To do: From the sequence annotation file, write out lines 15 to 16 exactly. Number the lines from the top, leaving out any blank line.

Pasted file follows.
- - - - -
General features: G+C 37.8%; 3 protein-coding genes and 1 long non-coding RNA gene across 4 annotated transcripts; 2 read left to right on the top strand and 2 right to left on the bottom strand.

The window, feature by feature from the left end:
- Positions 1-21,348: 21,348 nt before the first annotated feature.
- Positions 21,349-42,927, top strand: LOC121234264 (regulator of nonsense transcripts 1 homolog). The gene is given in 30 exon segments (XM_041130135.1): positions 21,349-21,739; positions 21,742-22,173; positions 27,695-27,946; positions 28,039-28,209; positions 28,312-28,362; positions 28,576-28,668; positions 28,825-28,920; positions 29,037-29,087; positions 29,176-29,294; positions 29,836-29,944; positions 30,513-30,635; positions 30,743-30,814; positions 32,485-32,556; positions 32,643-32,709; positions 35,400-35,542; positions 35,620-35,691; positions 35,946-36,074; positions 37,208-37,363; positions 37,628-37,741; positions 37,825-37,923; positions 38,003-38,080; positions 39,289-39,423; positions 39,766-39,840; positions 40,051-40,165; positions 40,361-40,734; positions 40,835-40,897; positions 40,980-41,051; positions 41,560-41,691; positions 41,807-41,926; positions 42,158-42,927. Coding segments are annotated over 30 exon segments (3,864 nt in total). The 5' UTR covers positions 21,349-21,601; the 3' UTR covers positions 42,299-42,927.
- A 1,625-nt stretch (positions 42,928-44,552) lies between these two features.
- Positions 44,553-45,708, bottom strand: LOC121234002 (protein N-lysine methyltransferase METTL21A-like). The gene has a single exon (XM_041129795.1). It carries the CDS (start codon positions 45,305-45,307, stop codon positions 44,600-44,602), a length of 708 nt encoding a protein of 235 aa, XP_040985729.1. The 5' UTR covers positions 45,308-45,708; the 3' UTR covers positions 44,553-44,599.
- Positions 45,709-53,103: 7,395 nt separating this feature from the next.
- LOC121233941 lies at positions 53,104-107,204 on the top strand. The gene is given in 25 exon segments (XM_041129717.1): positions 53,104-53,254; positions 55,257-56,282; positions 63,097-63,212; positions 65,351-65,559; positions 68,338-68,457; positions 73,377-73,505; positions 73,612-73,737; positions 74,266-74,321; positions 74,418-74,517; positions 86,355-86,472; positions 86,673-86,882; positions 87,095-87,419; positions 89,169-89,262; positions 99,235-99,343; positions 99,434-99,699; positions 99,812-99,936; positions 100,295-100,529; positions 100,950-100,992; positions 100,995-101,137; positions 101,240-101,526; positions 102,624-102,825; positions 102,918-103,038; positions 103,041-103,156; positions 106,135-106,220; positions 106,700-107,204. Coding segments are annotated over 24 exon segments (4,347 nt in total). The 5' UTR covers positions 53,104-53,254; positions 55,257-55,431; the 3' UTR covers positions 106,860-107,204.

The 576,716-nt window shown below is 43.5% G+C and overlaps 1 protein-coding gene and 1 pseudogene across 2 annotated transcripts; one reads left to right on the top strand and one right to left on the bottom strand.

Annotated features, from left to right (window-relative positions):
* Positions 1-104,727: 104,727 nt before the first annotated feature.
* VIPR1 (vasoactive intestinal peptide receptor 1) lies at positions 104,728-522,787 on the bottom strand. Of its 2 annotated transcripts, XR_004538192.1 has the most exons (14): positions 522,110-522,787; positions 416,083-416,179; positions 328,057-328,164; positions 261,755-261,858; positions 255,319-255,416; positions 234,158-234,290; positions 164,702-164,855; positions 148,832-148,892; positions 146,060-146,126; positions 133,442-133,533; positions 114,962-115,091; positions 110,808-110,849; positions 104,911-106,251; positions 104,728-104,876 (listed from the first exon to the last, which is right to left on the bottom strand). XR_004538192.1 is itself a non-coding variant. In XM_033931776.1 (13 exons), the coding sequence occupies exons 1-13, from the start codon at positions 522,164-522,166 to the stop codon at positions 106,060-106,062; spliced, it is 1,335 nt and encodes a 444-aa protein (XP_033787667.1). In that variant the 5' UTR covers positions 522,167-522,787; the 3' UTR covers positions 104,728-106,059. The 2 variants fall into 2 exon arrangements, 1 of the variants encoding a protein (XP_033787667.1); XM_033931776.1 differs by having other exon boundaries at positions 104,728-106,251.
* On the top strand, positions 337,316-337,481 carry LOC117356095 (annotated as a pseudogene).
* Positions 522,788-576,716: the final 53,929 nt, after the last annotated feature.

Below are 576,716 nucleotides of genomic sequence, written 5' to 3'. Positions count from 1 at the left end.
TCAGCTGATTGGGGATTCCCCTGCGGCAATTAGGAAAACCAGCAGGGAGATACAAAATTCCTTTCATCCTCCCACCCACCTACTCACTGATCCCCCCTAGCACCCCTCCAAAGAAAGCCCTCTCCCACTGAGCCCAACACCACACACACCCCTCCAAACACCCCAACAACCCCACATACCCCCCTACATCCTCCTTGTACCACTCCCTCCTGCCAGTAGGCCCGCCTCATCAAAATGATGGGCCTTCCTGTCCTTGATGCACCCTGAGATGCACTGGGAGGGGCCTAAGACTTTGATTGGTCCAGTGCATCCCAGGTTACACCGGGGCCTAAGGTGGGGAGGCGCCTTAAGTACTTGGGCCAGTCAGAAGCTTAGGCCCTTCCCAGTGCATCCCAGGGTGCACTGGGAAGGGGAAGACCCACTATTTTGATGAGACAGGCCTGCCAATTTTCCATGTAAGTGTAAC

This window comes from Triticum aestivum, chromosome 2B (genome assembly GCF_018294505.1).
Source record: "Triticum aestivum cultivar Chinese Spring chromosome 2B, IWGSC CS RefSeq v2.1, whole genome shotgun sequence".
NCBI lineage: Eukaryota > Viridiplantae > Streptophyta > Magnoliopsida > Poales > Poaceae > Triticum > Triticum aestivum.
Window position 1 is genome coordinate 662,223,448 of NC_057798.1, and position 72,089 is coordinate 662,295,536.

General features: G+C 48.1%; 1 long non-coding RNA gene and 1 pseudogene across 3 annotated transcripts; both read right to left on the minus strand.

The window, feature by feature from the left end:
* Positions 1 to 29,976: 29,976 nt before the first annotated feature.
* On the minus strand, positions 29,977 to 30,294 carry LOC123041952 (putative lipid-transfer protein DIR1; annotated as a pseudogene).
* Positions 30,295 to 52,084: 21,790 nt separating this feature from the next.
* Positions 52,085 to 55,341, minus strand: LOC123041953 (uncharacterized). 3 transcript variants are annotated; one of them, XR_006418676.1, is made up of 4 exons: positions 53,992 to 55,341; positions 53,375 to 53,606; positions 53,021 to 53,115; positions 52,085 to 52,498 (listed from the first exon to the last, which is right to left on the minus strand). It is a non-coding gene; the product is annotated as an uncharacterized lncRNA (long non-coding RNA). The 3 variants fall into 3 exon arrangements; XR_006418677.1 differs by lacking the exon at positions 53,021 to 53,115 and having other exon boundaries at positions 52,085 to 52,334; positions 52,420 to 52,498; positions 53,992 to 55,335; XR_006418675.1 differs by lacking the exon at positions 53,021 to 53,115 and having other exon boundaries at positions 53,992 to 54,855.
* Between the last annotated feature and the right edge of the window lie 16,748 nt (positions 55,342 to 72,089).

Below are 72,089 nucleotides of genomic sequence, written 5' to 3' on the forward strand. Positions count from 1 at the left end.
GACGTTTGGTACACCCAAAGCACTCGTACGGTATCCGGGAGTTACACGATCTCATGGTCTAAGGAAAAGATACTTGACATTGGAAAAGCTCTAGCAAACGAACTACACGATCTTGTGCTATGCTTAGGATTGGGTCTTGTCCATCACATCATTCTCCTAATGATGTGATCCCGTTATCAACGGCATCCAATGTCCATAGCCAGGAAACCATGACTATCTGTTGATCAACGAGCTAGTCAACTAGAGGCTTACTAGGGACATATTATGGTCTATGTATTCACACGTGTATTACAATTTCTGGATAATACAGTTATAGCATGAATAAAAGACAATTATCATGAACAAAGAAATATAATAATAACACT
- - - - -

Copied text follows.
Below are 576,716 nucleotides of genomic sequence, written 5' to 3'. Positions count from 1 at the left end.
TCAGCTGATTGGGGATTCCCCTGCGGCAATTAGGAAAACCAGCAGGGAGATACAAAATTCCTTTCATCCTCCCACCCACCTACTCACTGATCCCCCCTAGCACCCCTCCAAAGAAAGCCCTCTCCCACTGAGCCCAACACCACACACACCCCTCCAAACACCCCAACAACCCCACATACCCCCCTACATCCTCCTTGTACCACTCCCTCCTGCCAGTAGGCCCGCCTCATCAAAATGATGGGCCTTCCTGTCCTTGATGCACCCTGAGATGCACTGGGAGGGGCCTAAGACTTTGATTGGTCCAGTGCATCCCAGGTTACACCGGGGCCTAAGGTGGGGAGGCGCCTTAAGTACTTGGGCCAGTCAGAAGCTTAGGCCCTTCCCAGTGCATCCCAGGGTGCACTGGGAAGGGGAAGACCCACTATTTTGATGAGACAGGCCTGCCAATTTTCCATGTAAGTGTAAC